Michael Shannon was totally miscast for the role of Zod. His finished product as a super-villain was a blend of wooden-acting and over-acting. Knowing Nolan financed this project and has created memorable villains with his own Batman franchise, it’s a surprise that he allowed Shannon to act like this.Shannonwasn’t right for the role, portraying the same facial expression throughout, making the character weak and forgettable. Russell Crowe and Laurence Fishburne also seemed slightly misplaced within the film; Crowe turning up most of the time to progress with the narrative too quickly even when he’s dead.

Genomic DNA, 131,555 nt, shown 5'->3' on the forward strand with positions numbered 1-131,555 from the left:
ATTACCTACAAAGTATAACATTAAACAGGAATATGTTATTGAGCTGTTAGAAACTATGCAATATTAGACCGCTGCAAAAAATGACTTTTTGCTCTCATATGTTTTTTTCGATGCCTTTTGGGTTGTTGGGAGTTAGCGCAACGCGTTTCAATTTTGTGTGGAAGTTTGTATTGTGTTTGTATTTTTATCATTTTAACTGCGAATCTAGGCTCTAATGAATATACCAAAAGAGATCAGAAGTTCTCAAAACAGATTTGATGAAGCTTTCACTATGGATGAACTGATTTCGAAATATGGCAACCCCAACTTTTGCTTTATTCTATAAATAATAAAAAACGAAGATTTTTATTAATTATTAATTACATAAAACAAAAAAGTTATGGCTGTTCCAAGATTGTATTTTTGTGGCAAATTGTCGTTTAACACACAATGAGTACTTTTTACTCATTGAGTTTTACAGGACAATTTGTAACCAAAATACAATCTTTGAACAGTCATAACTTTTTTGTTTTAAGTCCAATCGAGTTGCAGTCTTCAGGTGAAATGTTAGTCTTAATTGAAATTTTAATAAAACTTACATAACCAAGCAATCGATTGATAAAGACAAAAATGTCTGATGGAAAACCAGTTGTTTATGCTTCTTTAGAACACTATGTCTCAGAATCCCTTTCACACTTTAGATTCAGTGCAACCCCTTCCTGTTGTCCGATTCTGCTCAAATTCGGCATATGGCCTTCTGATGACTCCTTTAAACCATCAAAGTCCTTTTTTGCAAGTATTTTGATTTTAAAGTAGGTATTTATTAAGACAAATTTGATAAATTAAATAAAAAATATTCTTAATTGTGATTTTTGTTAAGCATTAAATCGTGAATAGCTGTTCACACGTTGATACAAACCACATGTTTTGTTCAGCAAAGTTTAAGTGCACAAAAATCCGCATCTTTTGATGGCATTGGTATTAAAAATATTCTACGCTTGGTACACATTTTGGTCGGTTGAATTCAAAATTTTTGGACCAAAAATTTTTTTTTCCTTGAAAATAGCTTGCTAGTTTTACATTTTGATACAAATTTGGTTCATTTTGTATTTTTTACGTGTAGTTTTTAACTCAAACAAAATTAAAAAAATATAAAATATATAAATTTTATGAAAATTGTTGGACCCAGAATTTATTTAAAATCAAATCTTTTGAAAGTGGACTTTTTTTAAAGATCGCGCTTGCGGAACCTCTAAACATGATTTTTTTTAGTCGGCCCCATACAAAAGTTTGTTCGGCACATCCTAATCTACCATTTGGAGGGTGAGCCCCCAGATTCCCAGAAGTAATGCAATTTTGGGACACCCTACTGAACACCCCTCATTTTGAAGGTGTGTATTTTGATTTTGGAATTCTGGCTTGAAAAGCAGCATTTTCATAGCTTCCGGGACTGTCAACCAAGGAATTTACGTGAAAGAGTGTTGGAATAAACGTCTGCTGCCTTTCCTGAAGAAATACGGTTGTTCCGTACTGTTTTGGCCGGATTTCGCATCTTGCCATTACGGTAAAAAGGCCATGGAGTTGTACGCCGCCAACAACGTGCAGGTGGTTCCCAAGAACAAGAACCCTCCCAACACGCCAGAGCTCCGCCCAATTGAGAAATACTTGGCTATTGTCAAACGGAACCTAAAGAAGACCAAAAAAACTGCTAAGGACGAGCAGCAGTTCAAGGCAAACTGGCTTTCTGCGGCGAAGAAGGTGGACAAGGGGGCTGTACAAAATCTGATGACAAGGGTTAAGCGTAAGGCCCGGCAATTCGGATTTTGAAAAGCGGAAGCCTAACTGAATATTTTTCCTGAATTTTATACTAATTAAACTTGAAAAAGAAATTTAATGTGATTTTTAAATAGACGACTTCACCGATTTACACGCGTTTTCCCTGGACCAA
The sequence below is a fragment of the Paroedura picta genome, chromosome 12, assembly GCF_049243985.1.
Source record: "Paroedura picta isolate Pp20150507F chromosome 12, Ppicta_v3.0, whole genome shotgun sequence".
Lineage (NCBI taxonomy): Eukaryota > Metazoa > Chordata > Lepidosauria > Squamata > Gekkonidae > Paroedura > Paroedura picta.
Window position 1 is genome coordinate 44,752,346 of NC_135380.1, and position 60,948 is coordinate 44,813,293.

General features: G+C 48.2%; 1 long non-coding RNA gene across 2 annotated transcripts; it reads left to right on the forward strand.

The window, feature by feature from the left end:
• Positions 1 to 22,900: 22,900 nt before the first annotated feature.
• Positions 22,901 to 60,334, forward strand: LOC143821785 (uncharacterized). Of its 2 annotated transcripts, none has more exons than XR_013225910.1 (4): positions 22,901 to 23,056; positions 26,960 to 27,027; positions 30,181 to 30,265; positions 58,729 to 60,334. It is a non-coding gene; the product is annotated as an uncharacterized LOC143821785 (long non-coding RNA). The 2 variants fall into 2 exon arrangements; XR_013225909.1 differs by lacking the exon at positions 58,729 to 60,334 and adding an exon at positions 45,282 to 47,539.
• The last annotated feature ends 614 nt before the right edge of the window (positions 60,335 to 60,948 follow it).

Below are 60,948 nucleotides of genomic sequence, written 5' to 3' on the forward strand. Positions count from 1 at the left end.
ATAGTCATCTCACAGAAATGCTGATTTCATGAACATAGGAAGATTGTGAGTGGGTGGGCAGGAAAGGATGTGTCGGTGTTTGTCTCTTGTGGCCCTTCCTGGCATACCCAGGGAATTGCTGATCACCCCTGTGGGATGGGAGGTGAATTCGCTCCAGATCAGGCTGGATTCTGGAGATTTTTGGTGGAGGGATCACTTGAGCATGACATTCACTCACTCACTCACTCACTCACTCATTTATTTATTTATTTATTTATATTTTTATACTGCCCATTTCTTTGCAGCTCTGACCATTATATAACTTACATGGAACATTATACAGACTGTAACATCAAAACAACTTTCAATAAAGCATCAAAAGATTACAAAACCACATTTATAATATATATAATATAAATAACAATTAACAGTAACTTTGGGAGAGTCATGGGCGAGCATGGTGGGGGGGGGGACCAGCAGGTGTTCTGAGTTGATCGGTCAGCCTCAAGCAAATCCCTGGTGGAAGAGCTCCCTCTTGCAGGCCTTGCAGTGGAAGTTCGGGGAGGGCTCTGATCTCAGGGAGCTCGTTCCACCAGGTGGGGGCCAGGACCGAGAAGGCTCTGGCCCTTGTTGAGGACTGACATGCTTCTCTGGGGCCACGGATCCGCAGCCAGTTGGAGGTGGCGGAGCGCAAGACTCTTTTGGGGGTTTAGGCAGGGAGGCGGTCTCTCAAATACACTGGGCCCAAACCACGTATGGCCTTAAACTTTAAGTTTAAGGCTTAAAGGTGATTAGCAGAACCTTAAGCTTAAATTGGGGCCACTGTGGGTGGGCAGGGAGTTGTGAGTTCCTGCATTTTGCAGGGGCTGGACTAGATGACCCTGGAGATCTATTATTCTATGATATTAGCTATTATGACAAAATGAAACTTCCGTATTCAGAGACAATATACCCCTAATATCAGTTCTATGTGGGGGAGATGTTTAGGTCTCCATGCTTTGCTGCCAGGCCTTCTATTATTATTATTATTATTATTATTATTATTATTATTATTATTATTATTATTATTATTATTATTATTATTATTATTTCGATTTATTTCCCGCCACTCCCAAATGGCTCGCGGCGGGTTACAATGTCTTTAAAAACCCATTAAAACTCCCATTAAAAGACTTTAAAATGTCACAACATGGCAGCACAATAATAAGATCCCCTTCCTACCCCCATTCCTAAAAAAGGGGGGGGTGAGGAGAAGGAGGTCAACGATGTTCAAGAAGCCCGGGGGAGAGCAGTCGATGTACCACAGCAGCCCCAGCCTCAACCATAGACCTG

Man of Steel is a disappointment as, knowing what Nolan has done for the Batman franchise giving it great depth and structure, he, along with Snyder, have created an all out action film with no meaning similar to that of the latest Die Hard films. If you’ve seen one plane or building fall in Man of Steel you’ll have seen it twenty times and the novelty soon wears thin, checking your watch to thinking “when will this end?” My only hope is that the following film acts like the Volume 2 of Kill Bill: slowing down the pace allowing us to feel more connected to what is actually happening in terms of character and story. On one final note, calm it on the product placement: the Nikon logo on the camera was shown about four times in the space of an exciting action sequence making it obvious that we should all be buying Nikon cameras in case we’re trapped in an ice cave.